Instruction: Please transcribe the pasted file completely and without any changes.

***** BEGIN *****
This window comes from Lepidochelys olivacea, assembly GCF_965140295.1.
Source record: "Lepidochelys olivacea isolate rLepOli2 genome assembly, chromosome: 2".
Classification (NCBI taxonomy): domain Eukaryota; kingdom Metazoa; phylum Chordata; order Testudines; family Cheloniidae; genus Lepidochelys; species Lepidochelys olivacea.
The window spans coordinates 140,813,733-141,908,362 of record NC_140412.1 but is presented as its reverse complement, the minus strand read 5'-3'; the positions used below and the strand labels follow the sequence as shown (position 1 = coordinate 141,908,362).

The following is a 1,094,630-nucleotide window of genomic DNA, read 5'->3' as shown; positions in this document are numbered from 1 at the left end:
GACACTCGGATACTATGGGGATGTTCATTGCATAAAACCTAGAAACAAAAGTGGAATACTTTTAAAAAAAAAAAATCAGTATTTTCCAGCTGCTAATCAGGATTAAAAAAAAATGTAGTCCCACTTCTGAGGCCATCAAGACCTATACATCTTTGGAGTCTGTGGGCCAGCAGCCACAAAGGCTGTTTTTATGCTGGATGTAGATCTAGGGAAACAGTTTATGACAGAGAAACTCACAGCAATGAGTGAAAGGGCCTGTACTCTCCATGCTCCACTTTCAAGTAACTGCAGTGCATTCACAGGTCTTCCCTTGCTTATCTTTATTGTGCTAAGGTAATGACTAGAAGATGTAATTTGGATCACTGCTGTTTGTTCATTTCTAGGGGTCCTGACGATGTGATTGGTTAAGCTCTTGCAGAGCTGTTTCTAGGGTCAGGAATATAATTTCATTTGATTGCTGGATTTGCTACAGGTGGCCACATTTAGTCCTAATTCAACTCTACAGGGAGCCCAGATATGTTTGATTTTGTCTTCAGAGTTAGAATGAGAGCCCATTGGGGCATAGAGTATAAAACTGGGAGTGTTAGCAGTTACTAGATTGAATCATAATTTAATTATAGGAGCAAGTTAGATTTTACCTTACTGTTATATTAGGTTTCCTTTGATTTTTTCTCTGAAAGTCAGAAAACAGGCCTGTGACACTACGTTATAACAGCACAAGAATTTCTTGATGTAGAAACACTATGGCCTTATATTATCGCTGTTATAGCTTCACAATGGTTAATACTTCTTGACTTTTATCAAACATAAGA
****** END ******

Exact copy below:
This window comes from Lepidochelys olivacea, assembly GCF_965140295.1.
Source record: "Lepidochelys olivacea isolate rLepOli2 genome assembly, chromosome: 2".
Classification (NCBI taxonomy): domain Eukaryota; kingdom Metazoa; phylum Chordata; order Testudines; family Cheloniidae; genus Lepidochelys; species Lepidochelys olivacea.
The window spans coordinates 140,813,733-141,908,362 of record NC_140412.1 but is presented as its reverse complement, the minus strand read 5'-3'; the positions used below and the strand labels follow the sequence as shown (position 1 = coordinate 141,908,362).

The following is a 1,094,630-nucleotide window of genomic DNA, read 5'->3' as shown; positions in this document are numbered from 1 at the left end:
GACACTCGGATACTATGGGGATGTTCATTGCATAAAACCTAGAAACAAAAGTGGAATACTTTTAAAAAAAAAAAATCAGTATTTTCCAGCTGCTAATCAGGATTAAAAAAAAATGTAGTCCCACTTCTGAGGCCATCAAGACCTATACATCTTTGGAGTCTGTGGGCCAGCAGCCACAAAGGCTGTTTTTATGCTGGATGTAGATCTAGGGAAACAGTTTATGACAGAGAAACTCACAGCAATGAGTGAAAGGGCCTGTACTCTCCATGCTCCACTTTCAAGTAACTGCAGTGCATTCACAGGTCTTCCCTTGCTTATCTTTATTGTGCTAAGGTAATGACTAGAAGATGTAATTTGGATCACTGCTGTTTGTTCATTTCTAGGGGTCCTGACGATGTGATTGGTTAAGCTCTTGCAGAGCTGTTTCTAGGGTCAGGAATATAATTTCATTTGATTGCTGGATTTGCTACAGGTGGCCACATTTAGTCCTAATTCAACTCTACAGGGAGCCCAGATATGTTTGATTTTGTCTTCAGAGTTAGAATGAGAGCCCATTGGGGCATAGAGTATAAAACTGGGAGTGTTAGCAGTTACTAGATTGAATCATAATTTAATTATAGGAGCAAGTTAGATTTTACCTTACTGTTATATTAGGTTTCCTTTGATTTTTTCTCTGAAAGTCAGAAAACAGGCCTGTGACACTACGTTATAACAGCACAAGAATTTCTTGATGTAGAAACACTATGGCCTTATATTATCGCTGTTATAGCTTCACAATGGTTAATACTTCTTGACTTTTATCAAACATAAGA